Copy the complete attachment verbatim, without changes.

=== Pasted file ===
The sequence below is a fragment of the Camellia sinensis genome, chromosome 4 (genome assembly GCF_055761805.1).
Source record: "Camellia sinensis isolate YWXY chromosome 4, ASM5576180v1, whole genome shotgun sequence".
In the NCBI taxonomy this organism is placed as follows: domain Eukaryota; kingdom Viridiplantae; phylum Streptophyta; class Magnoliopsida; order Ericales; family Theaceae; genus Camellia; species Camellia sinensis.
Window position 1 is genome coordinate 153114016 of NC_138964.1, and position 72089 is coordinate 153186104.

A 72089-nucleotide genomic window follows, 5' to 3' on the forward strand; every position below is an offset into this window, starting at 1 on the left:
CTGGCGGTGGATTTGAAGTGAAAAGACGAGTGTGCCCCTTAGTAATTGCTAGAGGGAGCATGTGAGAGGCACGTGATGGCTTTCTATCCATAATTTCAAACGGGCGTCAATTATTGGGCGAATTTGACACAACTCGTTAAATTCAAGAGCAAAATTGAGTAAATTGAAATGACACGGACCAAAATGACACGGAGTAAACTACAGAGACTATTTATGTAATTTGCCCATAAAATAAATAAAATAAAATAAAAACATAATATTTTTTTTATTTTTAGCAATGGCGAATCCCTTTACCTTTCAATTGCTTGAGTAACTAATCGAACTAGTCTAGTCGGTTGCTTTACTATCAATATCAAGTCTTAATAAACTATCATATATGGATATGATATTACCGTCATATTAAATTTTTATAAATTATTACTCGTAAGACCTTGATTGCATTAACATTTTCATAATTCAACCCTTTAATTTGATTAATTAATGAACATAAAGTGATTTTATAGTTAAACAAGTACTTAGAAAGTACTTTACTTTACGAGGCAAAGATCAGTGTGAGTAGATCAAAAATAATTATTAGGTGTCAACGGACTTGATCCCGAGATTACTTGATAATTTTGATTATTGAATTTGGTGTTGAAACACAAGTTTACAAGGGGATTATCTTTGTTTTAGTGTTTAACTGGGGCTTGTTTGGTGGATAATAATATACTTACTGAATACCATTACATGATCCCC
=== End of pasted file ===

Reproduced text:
The sequence below is a fragment of the Camellia sinensis genome, chromosome 4 (genome assembly GCF_055761805.1).
Source record: "Camellia sinensis isolate YWXY chromosome 4, ASM5576180v1, whole genome shotgun sequence".
In the NCBI taxonomy this organism is placed as follows: domain Eukaryota; kingdom Viridiplantae; phylum Streptophyta; class Magnoliopsida; order Ericales; family Theaceae; genus Camellia; species Camellia sinensis.
Window position 1 is genome coordinate 153114016 of NC_138964.1, and position 72089 is coordinate 153186104.

A 72089-nucleotide genomic window follows, 5' to 3' on the forward strand; every position below is an offset into this window, starting at 1 on the left:
CTGGCGGTGGATTTGAAGTGAAAAGACGAGTGTGCCCCTTAGTAATTGCTAGAGGGAGCATGTGAGAGGCACGTGATGGCTTTCTATCCATAATTTCAAACGGGCGTCAATTATTGGGCGAATTTGACACAACTCGTTAAATTCAAGAGCAAAATTGAGTAAATTGAAATGACACGGACCAAAATGACACGGAGTAAACTACAGAGACTATTTATGTAATTTGCCCATAAAATAAATAAAATAAAATAAAAACATAATATTTTTTTTATTTTTAGCAATGGCGAATCCCTTTACCTTTCAATTGCTTGAGTAACTAATCGAACTAGTCTAGTCGGTTGCTTTACTATCAATATCAAGTCTTAATAAACTATCATATATGGATATGATATTACCGTCATATTAAATTTTTATAAATTATTACTCGTAAGACCTTGATTGCATTAACATTTTCATAATTCAACCCTTTAATTTGATTAATTAATGAACATAAAGTGATTTTATAGTTAAACAAGTACTTAGAAAGTACTTTACTTTACGAGGCAAAGATCAGTGTGAGTAGATCAAAAATAATTATTAGGTGTCAACGGACTTGATCCCGAGATTACTTGATAATTTTGATTATTGAATTTGGTGTTGAAACACAAGTTTACAAGGGGATTATCTTTGTTTTAGTGTTTAACTGGGGCTTGTTTGGTGGATAATAATATACTTACTGAATACCATTACATGATCCCC